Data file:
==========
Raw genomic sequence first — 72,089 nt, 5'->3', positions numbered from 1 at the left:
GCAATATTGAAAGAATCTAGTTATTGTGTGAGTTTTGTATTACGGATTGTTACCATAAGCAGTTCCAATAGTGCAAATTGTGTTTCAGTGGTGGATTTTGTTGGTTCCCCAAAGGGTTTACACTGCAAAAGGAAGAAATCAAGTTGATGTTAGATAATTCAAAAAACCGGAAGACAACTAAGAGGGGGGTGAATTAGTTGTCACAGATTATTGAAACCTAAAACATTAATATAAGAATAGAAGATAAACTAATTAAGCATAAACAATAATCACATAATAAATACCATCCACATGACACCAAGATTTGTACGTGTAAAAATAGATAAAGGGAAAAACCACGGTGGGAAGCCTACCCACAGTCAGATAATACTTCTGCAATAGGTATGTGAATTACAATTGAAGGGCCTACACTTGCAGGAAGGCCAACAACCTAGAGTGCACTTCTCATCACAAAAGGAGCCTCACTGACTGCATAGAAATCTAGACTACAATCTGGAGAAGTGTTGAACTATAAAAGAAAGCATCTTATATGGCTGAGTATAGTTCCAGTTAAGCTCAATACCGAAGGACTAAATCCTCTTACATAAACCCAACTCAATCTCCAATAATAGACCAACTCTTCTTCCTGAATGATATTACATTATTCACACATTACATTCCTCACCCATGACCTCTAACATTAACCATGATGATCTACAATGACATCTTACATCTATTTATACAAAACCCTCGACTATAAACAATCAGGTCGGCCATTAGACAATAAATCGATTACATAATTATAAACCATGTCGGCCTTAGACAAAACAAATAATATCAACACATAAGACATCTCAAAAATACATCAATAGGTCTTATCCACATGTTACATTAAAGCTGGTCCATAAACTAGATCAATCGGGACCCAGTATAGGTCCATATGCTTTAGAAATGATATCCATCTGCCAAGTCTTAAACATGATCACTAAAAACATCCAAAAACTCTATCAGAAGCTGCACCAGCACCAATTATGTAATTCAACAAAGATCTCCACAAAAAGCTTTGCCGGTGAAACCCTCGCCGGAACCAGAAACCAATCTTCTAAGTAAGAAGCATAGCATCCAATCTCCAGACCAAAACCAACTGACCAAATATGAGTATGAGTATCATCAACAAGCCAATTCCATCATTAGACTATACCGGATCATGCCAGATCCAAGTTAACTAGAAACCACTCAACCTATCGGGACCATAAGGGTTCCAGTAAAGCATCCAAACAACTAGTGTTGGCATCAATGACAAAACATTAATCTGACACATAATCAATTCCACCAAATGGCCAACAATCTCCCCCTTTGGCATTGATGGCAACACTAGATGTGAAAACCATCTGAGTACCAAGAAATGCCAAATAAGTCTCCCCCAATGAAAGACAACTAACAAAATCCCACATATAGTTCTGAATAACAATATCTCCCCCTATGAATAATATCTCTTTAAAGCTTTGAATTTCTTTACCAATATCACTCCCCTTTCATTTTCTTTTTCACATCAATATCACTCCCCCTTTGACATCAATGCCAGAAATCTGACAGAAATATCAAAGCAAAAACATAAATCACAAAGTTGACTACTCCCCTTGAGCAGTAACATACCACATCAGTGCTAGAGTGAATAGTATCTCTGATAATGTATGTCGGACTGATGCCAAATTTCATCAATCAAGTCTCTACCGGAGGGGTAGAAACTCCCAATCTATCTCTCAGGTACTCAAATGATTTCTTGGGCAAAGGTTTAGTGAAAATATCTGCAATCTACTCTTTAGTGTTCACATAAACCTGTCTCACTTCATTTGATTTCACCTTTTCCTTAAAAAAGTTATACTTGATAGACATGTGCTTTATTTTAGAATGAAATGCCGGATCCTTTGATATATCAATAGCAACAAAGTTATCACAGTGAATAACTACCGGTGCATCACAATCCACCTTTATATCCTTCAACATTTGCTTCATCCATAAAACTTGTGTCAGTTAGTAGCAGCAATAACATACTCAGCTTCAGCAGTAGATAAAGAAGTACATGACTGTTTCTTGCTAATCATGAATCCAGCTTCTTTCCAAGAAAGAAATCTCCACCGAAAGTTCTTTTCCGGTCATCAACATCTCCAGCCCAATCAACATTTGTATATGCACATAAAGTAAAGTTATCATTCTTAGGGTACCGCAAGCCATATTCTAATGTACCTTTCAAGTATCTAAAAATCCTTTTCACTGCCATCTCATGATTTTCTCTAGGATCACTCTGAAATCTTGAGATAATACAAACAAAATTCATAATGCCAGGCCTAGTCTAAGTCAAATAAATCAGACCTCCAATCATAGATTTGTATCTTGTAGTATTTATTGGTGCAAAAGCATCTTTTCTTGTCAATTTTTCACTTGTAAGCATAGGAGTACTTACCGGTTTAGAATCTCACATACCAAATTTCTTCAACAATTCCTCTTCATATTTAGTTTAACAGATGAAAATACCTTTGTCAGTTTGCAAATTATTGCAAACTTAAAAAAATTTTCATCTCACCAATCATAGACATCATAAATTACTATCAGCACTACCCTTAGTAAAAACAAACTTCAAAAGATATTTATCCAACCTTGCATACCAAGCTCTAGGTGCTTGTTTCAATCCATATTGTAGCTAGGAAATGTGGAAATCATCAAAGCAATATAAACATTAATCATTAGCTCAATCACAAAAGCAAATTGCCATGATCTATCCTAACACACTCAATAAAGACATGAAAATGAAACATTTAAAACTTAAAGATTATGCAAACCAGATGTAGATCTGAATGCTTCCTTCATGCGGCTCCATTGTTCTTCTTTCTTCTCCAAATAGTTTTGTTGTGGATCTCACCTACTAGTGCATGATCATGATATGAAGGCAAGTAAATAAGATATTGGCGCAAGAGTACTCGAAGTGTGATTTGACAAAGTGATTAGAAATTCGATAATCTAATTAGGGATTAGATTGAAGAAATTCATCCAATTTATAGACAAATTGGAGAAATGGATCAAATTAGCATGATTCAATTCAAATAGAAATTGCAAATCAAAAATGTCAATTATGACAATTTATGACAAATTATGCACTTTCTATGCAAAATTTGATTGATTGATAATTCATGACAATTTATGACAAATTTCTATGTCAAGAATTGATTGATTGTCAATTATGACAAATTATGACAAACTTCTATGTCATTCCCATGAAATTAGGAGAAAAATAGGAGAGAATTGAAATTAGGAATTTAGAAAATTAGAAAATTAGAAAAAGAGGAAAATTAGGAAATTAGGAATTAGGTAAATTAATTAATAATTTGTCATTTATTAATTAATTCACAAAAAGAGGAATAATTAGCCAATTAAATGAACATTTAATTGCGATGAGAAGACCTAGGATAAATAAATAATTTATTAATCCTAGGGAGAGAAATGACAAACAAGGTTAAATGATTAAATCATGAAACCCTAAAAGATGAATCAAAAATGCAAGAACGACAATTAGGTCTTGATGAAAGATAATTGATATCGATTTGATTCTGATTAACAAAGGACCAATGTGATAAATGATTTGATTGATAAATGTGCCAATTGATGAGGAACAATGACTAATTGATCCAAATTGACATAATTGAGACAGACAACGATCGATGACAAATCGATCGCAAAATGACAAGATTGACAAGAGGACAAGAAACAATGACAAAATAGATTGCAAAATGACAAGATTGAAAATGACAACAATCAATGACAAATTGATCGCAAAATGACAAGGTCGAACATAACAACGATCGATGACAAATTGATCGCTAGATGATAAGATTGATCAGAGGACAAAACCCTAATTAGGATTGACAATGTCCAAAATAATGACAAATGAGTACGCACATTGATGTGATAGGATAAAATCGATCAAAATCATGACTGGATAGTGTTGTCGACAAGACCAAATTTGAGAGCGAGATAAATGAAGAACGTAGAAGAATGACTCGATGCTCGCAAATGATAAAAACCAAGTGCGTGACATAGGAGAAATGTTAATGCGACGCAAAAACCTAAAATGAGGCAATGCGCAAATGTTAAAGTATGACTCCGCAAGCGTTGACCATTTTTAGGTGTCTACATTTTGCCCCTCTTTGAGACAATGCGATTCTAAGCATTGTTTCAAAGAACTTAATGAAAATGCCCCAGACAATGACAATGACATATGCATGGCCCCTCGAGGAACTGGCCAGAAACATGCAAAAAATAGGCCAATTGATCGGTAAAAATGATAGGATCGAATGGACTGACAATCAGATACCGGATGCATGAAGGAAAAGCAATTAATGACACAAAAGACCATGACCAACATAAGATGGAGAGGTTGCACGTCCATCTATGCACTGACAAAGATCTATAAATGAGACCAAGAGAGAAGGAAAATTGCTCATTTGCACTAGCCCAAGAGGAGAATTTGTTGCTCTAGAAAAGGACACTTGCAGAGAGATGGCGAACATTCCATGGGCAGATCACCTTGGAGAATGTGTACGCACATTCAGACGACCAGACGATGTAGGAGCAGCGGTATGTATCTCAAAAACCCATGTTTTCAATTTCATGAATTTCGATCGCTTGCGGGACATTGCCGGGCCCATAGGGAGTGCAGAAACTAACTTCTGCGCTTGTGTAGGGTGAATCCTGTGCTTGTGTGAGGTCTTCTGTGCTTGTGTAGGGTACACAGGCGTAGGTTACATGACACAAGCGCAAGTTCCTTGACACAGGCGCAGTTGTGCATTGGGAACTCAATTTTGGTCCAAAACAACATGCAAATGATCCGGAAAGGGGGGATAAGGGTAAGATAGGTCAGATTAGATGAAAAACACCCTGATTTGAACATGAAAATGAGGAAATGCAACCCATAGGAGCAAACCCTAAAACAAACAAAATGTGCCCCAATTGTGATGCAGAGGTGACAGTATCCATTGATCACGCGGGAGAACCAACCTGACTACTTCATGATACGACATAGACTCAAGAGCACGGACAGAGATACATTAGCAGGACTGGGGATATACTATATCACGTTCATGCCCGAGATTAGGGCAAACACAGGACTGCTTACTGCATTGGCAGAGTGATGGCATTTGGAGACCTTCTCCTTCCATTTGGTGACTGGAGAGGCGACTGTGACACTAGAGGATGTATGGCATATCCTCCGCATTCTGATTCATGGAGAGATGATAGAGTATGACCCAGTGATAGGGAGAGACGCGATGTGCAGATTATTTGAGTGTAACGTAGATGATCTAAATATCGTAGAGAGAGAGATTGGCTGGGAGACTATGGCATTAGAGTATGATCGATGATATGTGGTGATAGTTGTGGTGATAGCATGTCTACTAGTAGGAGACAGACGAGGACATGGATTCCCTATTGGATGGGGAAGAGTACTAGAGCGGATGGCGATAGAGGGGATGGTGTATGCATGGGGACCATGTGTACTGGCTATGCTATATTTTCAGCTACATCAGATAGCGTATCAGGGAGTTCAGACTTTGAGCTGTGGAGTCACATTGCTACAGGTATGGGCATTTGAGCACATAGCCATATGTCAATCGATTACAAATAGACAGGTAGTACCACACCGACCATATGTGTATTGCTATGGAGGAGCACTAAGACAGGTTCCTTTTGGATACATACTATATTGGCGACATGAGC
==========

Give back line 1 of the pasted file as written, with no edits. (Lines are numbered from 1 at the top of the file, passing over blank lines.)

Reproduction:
Raw genomic sequence first — 72,089 nt, 5'->3', positions numbered from 1 at the left: